Rare disruptive mutations in ciliary function genes contribute to testicular cancer susceptibility

Study ID Alternative Stable ID Type
EGAS00001001789 Other

Study Description

Testicular germ cell tumor (TGCT) is the most common cancer in young men1,2. Here we aimed to identify novel risk factors for TGCT using whole-exome sequencing, which was performed on 328 affected individuals from 153 families, 634 sporadic cases and 1,644 controls. We searched for genes that were recurrently affected by rare variants (minor allele frequency <0.01) with potentially damaging effects and evidence of segregation in families. 8.7% of families carried rare disruptive mutations in the cilia-microtubule genes (CMG) as compared to 0.5% of controls3 (P=2.1x10-8). The most significantly mutated CMG was DNAAF1 with biallelic inactivation and loss of DNAAF1 expression shown in tumors from carriers. DNAAF1 as a cause of TGCT was supported by a DNAAF1Hu255h(+/-) zebrafish model with 94% penetrance for TGCT compared to 14% in wildtype fish. These data implicate cilia-microtubule inactivation as a cause of TGCT development and are the first evidence for CMGs as cancer susceptibility genes.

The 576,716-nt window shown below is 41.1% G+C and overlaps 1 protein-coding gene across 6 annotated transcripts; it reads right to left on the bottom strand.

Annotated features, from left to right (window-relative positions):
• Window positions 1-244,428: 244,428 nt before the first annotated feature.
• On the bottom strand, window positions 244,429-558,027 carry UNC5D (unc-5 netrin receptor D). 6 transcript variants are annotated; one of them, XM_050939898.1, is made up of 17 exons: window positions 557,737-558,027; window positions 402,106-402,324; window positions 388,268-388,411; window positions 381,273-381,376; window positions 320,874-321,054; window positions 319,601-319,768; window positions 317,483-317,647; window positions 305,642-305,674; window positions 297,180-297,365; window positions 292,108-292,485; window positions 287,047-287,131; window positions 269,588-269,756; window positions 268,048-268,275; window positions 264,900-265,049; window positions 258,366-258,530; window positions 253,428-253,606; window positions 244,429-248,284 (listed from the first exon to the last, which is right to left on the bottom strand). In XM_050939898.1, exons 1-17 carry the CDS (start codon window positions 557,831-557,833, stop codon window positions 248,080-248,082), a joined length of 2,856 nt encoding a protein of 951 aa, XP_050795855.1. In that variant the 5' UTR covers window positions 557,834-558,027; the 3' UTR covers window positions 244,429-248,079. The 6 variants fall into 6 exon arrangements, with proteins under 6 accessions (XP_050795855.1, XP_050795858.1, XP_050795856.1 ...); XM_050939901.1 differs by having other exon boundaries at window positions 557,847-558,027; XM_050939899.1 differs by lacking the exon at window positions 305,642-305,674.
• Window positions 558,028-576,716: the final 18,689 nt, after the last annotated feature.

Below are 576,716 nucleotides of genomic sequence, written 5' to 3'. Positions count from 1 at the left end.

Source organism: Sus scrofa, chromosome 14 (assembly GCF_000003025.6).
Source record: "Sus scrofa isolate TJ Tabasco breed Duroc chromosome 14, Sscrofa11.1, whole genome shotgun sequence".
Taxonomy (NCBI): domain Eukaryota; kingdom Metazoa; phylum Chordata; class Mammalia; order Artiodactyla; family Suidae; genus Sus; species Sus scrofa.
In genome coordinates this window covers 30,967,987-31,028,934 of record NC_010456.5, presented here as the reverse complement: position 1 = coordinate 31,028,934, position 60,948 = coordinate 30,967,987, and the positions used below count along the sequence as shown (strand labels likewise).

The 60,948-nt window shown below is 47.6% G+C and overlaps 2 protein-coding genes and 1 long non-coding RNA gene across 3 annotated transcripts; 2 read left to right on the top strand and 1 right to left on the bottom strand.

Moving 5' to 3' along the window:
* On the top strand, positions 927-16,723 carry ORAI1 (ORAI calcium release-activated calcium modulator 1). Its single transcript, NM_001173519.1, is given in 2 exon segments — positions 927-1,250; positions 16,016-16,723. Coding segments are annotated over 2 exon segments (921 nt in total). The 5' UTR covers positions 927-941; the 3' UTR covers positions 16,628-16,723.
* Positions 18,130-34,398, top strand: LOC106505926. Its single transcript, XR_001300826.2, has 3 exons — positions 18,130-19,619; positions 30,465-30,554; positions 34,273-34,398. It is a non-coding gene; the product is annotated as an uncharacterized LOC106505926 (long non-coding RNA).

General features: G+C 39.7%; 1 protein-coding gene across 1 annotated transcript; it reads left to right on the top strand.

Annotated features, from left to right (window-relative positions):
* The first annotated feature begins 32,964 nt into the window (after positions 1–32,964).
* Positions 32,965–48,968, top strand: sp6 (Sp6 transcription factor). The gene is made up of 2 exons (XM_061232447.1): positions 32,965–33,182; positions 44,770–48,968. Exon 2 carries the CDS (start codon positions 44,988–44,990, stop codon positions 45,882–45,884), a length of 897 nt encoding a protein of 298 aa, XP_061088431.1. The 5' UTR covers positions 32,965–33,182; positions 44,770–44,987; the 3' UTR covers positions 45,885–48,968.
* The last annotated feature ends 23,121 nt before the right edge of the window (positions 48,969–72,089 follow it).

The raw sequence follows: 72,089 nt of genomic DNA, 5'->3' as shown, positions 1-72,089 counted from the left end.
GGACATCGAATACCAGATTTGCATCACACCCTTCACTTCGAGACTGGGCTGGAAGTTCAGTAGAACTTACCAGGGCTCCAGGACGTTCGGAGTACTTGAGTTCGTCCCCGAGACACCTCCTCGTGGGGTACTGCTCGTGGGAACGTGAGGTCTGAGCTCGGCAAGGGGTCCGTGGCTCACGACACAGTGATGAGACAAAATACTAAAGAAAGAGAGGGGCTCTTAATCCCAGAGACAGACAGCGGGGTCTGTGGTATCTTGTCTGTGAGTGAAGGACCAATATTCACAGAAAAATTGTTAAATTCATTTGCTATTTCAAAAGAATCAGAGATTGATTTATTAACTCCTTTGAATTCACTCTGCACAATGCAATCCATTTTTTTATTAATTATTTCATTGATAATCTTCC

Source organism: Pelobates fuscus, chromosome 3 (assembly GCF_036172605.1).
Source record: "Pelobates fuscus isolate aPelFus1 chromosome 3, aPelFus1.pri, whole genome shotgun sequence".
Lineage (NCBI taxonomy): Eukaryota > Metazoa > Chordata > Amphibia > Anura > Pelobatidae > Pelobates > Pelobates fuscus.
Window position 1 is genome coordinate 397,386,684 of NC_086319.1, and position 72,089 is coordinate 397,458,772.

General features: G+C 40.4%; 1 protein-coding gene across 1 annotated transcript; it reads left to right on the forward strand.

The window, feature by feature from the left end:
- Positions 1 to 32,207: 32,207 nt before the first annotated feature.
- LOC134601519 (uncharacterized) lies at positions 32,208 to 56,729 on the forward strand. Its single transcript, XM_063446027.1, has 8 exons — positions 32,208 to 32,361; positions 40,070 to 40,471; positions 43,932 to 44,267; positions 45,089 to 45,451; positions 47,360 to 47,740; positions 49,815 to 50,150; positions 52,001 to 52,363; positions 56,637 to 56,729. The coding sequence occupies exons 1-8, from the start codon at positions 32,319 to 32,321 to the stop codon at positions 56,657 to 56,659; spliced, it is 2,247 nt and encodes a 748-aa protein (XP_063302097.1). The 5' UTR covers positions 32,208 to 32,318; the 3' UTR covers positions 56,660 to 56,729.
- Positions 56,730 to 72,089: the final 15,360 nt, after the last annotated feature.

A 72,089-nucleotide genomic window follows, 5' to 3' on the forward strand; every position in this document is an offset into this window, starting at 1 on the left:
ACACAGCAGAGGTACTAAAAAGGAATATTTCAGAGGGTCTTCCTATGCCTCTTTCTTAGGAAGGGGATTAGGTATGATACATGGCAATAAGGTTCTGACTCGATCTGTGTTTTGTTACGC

Study Datasets 1 dataset.

Click on a Dataset ID in the table below to learn more, and to find out who to contact about access to these data

Dataset ID Description Technology Samples
This dataset contains variant call format files generated from whole exome sequencing of germline DNA from indiviudals with diagnosed with testicualr germ cell cancer.

Who archives the data?